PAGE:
may not be cited except as provided by
Minn. Stat. § 480A.08, subd. 3 (1996).
STATE OF MINNESOTA
IN COURT OF APPEALS
Linda Koch, et al.,
W.W. Holes Manufacturing Company
d/b/a St. Cloud Marine Outlet,
Filed October 28, 1997
Sherburne County District Court
File No. CX951860
Roger W. Kuehn, Jensen & Swanson, P.A., Suite 201, 8525 Edinbrook Crossing, Brooklyn Park, MN 55443 (for respondents)
Brian L. Williams, Frank J. Rajkowski, Rajkowski Hansmeier Ltd., 11 Seventh Avenue North, P.O. Box 1433, St. Cloud, MN 56302 (for appellant)
Considered and decided by Crippen, Presiding Judge, Parker, Judge, and Short, Judge.
Finding that appellant W.W. Holes made false representations to induce the purchase of a boat by respondents Linda and Dennis Koch, the trial court rescinded the purchase and awarded respondents damages. The court also found that appellant's defense was frivolous and awarded attorney fees of $4,339 to respondents. On appeal, appellant contends that false representations were not made or were immaterial, that it is entitled to recover the value of services to repair the boat, and that the fee award was an abuse of the trial court's discretion. We affirm and award respondents $2,000 as attorney fees incurred on appeal.
The trial court found that respondents misrepresented to appellant that the prior owner of the boat had returned it because of his financial problems, that the boat had been checked out and was running properly, and that it had a 30-day warranty beginning after the thaw. The court also found that appellant failed to disclose that the boat had more than one previous owner.
The occurrence of each of these false representations is substantiated by the evidence. Appellant's agent, who knew the boat's ownership and repair history, withheld the information he knew and misstated the ownership history to respondents. See National Equip. Corp. v. Volden, 190 Minn. 596, 600, 252 N.W. 444, 445 (1934) (holding fraud of the agent is fraud of the party).
At the show where respondents saw the boat, appellant's agent told respondents that the boat was repossessed because its owner lost his job. In fact, the two previous owners returned the boat because it was malfunctioning. Further, because the boat did not work well from the first time respondents used it, it was adequately shown that appellant's agent misrepresented the boat's condition and the fact that it had been "checked out" and was working. Finally, appellant misrepresented that the boat was under a 30-day warranty. The purchase agreement disclaimed the existence of warranties, but appellant's agent had previously, repeatedly told respondents the boat would be under a warranty and that the warranty would begin in May, after the lakes thawed.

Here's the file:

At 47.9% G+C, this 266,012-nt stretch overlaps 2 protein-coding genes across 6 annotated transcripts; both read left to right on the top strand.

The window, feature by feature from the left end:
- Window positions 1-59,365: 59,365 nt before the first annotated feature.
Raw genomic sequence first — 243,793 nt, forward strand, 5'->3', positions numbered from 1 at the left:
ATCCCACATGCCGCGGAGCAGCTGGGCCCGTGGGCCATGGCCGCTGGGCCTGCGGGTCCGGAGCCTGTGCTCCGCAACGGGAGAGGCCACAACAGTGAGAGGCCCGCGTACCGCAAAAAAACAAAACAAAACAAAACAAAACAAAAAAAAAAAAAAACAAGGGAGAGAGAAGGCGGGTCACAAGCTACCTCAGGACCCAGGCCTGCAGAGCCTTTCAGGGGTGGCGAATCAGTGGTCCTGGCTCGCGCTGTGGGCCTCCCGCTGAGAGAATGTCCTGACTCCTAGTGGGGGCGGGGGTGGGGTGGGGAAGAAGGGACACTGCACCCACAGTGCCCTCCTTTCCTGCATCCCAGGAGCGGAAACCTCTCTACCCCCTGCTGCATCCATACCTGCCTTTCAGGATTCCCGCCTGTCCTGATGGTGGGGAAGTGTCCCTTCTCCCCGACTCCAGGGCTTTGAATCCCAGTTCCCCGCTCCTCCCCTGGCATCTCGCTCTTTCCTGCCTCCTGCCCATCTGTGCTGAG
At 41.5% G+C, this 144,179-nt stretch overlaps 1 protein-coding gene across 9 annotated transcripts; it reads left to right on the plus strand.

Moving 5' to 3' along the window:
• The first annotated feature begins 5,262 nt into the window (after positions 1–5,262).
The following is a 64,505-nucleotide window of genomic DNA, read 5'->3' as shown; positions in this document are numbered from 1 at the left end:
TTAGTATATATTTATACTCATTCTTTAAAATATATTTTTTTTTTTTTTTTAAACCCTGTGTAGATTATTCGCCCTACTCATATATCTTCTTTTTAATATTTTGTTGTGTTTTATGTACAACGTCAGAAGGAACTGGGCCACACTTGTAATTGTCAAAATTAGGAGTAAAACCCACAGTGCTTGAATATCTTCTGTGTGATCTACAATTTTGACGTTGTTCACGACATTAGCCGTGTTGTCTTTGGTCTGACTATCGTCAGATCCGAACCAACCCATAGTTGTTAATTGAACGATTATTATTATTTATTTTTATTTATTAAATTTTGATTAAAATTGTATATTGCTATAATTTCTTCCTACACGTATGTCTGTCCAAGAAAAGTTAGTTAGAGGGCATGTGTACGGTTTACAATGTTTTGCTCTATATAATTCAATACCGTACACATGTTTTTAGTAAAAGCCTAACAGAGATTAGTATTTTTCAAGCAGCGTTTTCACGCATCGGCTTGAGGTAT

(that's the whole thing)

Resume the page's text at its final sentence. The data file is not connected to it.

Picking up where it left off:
Appellant contends that it had no duty to disclose under the circumstances, citing Klein v. First Edina Nat'l Bank, 293 Minn. 418, 420-21, 196 N.W.2d 619, 622 (1972). Appellant's reliance on Klein is misplaced. The general rule from Klein does not govern a situation in which the seller knew substantial material facts and the buyer had no access to this information. See id. (explaining that one of the exceptions to the general rule is that "[o]ne who has special knowledge of material facts to which the other party does not have access to may have a duty to disclose these facts * * *"). The evidence in this case shows that appellant's knowledge of facts was superior to respondents'.
Appellant contends that none of its representations was material to the transaction because the respondents signed a written agreement excluding all warranties. But representations are still material if they "would naturally affect the conduct of the party addressed." Yost v. Millhouse, 373 N.W.2d 826, 830 (Minn. App. 1985). The trial court found that appellant's misrepresentations were material to respondents' purchase, notwithstanding the written agreement. The record indicates that the boat's condition and ownership history were critical to the respondents' decision to buy the boat. Moreover, respondents presumed that appellant knew the truth, because they were led to believe that appellant had made all the repairs on the boat and had all the ownership records. See Spiess v. Brandt, 230 Minn. 246, 254, 41 N.W.2d 561, 567 (1950) (stating where one party is presumed to know the truth, reliance is assumed; citing Anderson v. Donahue, 116 Minn. 380, 133 N.W. 975 (1911)). The trial court did not err in finding that appellant's misrepresentations were material.
Appellant asserts that the trial court erred by denying its counterclaim for costs, in the amount of $847.34, for the boat's repair. As appellant acknowledged at oral argument, this issue need not be addressed in the absence of a decision to reverse the trial court's rescission decision.
Finally, appellant contends that the trial court abused its discretion in awarding attorney fees. As the trial court determined, nothing in the record justifies appellant's persistent refusal to acknowledge the legal effect of its misrepresentations. Appellants contentions before this court perpetuate the injustice announced by the trial court, and we award respondents $2,000 as attorney fees on appeal. See Hughes v. Sinclair Mktg., 389 N.W.2d 194, 200 (Minn. 1986) (recognizing need for award of appellate fees to avoid dilution of trial court's fee award).